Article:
To the Moms of Kids with Special Needs :: Pandemic Edition

To the moms of kids with special medical needs, I see you. I see you in this quarantine, trying to hold it all together.

I see your fear while you hug your little ones closer and closer every day, as the apprehension of the future looms above you. I hear your prayers to whatever higher power you believe in, because I say them too. “Please, just let us get through this unharmed.”

I see the doctors appointments you’re avoiding, even though they’re necessary. The virtual visits you’re simultaneously thankful for and tired of, and the hours of phone calls necessary to get them covered by insurance. I see the aftermath of your child’s sensory dysregulation, loss of routine, meltdowns, and confusion written all over your face. 

I feel your heart stop with every cough, sneeze, and wheeze. 

I see the panic in your eyes when you watch people walk around carelessly, without masks or gloves. I hear you patiently explain one, two, and three more times why social distancing, proper sanitation, and flattening the curve are so important. I watch as you glance at your amazing kid while you’re talking, as if to secretly remind the other person that the life of the tiny human standing next to you matters. I hear your silent cries of frustration, because the child you created and love dearly depends on others being careful. 

I see you in the wee hours of the morning, trying desperately to cram in a whole workday because it’s impossible to balance your kiddo’s needs and the demands of your job. I recognize your guilt for showering one moment longer just to have a solitary minute to yourself. 

My dear moms, I wish I could give you the relief you so desperately seek.

I wish I could calm the fears in your heart and tell you it will all be OK. 

I see the grief in your eyes as you watch your child regress without the medical care and therapies they’ve grown accustomed to, and I hear your worries that the time to regain what has been lost is ticking away slowly. I understand the hard choice of keeping your child back a year, because the deficits will be too deep. I know your worries about the return to school in the fall, the projected “second wave” of the virus, and the anticipation of having to continue “distance learning” indefinitely.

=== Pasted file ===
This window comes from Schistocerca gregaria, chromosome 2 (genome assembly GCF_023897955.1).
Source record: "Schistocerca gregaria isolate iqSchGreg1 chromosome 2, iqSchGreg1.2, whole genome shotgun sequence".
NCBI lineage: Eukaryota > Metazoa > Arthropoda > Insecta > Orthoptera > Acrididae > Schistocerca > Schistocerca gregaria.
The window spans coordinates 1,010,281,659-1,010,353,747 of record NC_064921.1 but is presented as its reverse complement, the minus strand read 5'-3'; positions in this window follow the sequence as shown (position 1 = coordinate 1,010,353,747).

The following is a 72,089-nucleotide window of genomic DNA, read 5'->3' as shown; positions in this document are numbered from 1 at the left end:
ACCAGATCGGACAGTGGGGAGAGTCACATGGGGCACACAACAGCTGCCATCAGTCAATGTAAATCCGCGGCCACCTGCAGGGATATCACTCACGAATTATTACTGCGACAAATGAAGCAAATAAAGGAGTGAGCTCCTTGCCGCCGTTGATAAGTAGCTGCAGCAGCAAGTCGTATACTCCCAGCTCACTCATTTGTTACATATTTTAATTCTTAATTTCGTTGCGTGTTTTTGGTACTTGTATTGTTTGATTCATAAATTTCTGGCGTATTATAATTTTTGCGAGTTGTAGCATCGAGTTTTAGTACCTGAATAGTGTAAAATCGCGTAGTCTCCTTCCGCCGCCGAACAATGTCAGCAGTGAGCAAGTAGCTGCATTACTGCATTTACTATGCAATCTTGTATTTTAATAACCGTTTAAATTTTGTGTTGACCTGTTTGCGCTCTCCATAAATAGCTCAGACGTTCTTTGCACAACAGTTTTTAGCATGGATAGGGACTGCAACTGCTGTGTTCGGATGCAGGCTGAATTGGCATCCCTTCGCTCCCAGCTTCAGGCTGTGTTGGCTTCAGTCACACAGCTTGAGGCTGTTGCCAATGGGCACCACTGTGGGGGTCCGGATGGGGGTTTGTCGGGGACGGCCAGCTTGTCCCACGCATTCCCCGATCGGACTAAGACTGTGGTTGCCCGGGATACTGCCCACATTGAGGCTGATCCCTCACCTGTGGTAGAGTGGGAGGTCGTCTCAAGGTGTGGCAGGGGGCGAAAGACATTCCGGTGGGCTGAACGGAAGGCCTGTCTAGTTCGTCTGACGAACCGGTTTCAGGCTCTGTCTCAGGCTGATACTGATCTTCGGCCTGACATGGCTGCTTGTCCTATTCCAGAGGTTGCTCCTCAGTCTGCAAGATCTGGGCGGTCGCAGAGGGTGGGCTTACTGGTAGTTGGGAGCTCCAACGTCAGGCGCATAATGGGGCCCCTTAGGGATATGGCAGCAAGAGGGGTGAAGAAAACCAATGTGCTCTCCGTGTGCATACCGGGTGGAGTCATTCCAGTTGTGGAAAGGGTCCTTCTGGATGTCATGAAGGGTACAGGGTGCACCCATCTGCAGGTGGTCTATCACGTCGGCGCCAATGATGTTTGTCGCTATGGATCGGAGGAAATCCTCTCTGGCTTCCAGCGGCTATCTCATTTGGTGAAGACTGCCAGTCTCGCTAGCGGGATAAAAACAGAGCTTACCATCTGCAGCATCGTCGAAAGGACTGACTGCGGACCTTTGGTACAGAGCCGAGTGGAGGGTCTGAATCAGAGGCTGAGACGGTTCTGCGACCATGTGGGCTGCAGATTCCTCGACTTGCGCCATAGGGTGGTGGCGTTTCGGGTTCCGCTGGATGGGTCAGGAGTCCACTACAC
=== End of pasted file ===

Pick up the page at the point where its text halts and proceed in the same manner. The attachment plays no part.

As your head hits your pillow at the end of the night, I know the tears you will cry. I know the looming depression that is knocking on your door, just waiting for the perfect opportunity to wreak some havoc. I recognize the emergency anti-anxiety medication that has now become even more necessary than it used to be. I know why your eyes glaze over when you think about doing it all again tomorrow, because your heart is just so tired. I feel the guilt of feeling that way, because you’re also so unbelievably thankful that your baby survived another day intact, and you GET to do it again tomorrow. The dichotomy is weighing on your soul. 

I understand, precious mamas, your worry that this will never truly go away — that you will feel uncertain and fearful forever.

I see you look at your sweet child for one extra second as they fall asleep and wonder if anything will ever feel “the same” again, or if this glimpse of how fleeting life can truly be will become our new normal. How will we ever feel carefree again?

Please, my dear mamas, know you are not alone in spirit even though the weight of your responsibilities is crushing. Remember that you are stronger than you could ever imagine, that when the world makes you walk through fire for your child you don’t balk for a single second. Honor your ability to make beauty from the ashes. 

You can do this.

Please know that if you ever feel truly helpless, there are people here to help. Contact the Suicide Prevention Lifeline at or 1-800-273-8255.

Chelsey is a Massachusetts girl through and through and currently resides on the North Shore on the New Hampshire line. In her former life, before motherhood, she was a teacher in a local high school, but now she's a stay at home mom who mostly cares for her child with special needs. She finds motherhood to be the hardest job she's ever loved and is very passionate about advocating for and educating people about neurodiverse children that may or may not also have physical or intellectual disabilities. In her "spare time" (which happens almost never) she likes to make hair bows, obsess about Disney, quilt, cook things that aren't dinosaur chicken nuggets and pretend she's good at taking artistic pictures.